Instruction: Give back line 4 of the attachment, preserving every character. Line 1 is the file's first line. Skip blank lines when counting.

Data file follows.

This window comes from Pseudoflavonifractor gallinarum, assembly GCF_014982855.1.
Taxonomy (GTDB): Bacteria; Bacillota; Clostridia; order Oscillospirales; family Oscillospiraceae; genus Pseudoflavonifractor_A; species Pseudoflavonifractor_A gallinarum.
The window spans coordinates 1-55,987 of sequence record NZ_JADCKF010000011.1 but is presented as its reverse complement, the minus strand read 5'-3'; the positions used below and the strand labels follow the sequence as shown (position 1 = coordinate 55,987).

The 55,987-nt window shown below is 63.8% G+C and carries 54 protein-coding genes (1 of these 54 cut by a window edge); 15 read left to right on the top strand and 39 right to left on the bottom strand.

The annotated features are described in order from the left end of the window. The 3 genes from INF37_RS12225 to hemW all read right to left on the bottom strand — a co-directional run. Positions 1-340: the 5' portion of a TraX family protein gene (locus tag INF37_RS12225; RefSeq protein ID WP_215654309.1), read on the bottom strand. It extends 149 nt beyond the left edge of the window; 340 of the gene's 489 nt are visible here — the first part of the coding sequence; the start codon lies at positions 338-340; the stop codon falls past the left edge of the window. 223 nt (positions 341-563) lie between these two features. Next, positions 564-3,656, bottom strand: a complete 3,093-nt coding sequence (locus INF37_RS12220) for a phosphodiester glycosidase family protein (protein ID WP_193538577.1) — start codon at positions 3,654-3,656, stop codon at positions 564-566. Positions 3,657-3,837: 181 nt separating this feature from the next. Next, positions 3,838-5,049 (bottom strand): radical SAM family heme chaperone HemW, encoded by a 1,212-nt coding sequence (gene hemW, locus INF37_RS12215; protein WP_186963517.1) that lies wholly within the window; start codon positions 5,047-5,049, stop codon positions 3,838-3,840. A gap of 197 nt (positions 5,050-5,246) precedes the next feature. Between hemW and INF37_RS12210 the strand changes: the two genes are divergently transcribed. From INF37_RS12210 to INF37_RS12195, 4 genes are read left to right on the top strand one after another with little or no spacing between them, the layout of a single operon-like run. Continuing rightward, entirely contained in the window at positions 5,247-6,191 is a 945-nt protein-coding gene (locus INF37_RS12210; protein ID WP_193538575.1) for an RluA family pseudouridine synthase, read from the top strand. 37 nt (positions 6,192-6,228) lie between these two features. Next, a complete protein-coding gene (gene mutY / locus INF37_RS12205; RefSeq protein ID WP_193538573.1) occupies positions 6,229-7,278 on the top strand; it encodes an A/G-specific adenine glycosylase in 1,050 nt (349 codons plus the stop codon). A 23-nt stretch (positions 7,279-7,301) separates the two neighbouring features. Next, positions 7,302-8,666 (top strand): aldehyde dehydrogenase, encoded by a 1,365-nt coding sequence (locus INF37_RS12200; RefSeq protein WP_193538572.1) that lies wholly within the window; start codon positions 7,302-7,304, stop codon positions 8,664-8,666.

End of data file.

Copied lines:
The 55,987-nt window shown below is 63.8% G+C and carries 54 protein-coding genes (1 of these 54 cut by a window edge); 15 read left to right on the top strand and 39 right to left on the bottom strand.